Altered: A Three-Way at Photocentric
Photocentric’s recent exhibition, Altered felt like traveling in three different realms: through cities, through space or under water, or–in a macro vs micro way–examining tiny details of a gritty environment. The show brought together a group of photographers who just about couldn’t be more different. The completely distinct color palates and photographic pursuits of Rita Montlack, Steven Mastroianni, and John Slepian didn’t blend, but they didn’t clash, either. Indeed, the three-way contrast served the show well.
Rita Montlack’s 50 or so works in Altered are presented as two groupings, each of which read well as collective installations, though each photo was conceived as an individual piece. Stacked in a column on one wall, she showed 8 diptychs with an interesting turn in her ongoing use of digitally altered photos: Most of her work in this vein has begun with the urban landscape. But during the pandemic, the artist found a collection of old wallpaper books stashed in a dark closet. She began to work with the vintage patterns, first photographing them, then changing colors and layering them with her black and white photos. Those became the series, “My Art Runneth Over.” Her use of that nostalgic, graphic source material is an intriguing development. It will be interesting to see if she continues along this line.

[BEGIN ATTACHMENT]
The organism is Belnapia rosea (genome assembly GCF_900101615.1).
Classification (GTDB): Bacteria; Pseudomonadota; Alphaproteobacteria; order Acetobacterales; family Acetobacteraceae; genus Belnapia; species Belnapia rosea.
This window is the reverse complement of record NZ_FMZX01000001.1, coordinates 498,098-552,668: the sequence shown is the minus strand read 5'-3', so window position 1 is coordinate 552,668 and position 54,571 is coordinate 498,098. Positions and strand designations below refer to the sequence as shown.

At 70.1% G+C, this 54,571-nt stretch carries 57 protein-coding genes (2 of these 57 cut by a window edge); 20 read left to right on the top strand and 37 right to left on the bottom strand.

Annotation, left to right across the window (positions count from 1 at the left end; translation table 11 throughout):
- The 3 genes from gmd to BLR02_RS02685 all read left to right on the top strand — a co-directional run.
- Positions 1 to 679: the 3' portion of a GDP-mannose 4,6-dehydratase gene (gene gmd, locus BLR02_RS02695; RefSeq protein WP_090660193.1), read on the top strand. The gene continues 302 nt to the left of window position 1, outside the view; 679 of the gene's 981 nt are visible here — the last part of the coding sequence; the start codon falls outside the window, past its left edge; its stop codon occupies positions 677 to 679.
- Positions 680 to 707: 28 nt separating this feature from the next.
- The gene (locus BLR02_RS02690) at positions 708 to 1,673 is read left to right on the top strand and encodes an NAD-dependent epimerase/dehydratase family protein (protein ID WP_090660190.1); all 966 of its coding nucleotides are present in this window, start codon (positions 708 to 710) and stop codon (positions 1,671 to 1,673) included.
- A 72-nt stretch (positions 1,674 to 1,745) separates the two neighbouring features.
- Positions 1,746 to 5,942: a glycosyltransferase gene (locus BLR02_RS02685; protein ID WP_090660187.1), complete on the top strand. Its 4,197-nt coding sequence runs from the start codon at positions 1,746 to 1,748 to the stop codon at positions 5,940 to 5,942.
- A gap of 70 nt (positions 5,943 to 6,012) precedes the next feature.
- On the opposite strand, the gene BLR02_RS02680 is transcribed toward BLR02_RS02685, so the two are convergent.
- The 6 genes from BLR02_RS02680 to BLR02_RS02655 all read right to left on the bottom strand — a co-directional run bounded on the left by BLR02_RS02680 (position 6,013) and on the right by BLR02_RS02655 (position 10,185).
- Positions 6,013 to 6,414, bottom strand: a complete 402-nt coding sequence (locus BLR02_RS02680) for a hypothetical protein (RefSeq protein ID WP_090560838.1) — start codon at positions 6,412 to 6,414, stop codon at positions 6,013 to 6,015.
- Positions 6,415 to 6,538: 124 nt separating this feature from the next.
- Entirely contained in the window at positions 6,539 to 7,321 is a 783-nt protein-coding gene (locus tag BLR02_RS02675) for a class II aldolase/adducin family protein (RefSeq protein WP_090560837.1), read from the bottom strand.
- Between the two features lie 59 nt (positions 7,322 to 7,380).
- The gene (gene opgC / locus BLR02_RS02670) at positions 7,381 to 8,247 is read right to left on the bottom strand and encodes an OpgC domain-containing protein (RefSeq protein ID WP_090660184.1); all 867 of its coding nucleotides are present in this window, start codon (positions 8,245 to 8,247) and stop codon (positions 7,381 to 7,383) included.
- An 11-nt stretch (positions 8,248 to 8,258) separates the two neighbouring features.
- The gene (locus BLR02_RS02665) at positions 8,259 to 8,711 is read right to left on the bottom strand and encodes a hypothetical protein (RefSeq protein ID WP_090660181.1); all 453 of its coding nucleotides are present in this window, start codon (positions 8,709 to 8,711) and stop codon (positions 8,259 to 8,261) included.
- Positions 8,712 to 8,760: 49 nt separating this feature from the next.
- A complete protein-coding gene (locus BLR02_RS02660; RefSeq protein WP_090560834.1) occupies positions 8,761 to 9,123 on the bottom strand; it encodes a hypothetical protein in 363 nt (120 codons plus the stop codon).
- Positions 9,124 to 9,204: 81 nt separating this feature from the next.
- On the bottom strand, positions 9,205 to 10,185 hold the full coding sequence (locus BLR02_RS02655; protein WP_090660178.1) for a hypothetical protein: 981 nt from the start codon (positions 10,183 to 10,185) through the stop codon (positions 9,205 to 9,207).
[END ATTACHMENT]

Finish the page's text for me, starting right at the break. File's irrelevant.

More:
The images in her larger installation, collectively called Woke Dope Joke, are dominated by photos of urban landscape, in her more familiar vein. Partly due to the installation, envisioned by Montlack, painstakingly executed by Photocentric proprietor Michael Loderstedt, the scale and collective impact make these a show-stopper. They start as digital, black-and-white landscapes, but the monochrome serves as a foil for her own hand: after the artist works them with Photoshop, the first thing that strikes viewers is the color. Montlack says she is intrigued by the ability to change the images with the click of a mouse, and—whatever else might be captured by her lens–those touches become the foreground, like rainbow patches of color cast by a prism on the other side of the room. Those touches completely change the image, but leave the original landscape intact. Once you look through the color, you can take in the original content of the photo. Most of the images in Altered were created during the pandemic, and most of her landscapes are in Cleveland, but the need to escape lockdown had Montlack looking back through travel photos as well, and having her way with those. So there are also color-inflected scenes from London and Venice. These were conceived individually, and they stand that way, but the whole is impressive, like a volume of travel photos. You can find a familiar Cleveland skyline. You can find one of the typewriter- text murals created by WRDSMTH as part of his Summer 2021 How Do I Love Thee tour, sponsored by Graffiti Heart: “Create. Every day. And making excuses does not count.” It’s something to take to heart. Motivational, inspirational text shows up in several of Montlack’s images, reminding that “No one is like you,” that you should “follow your dreams,” and “believe.”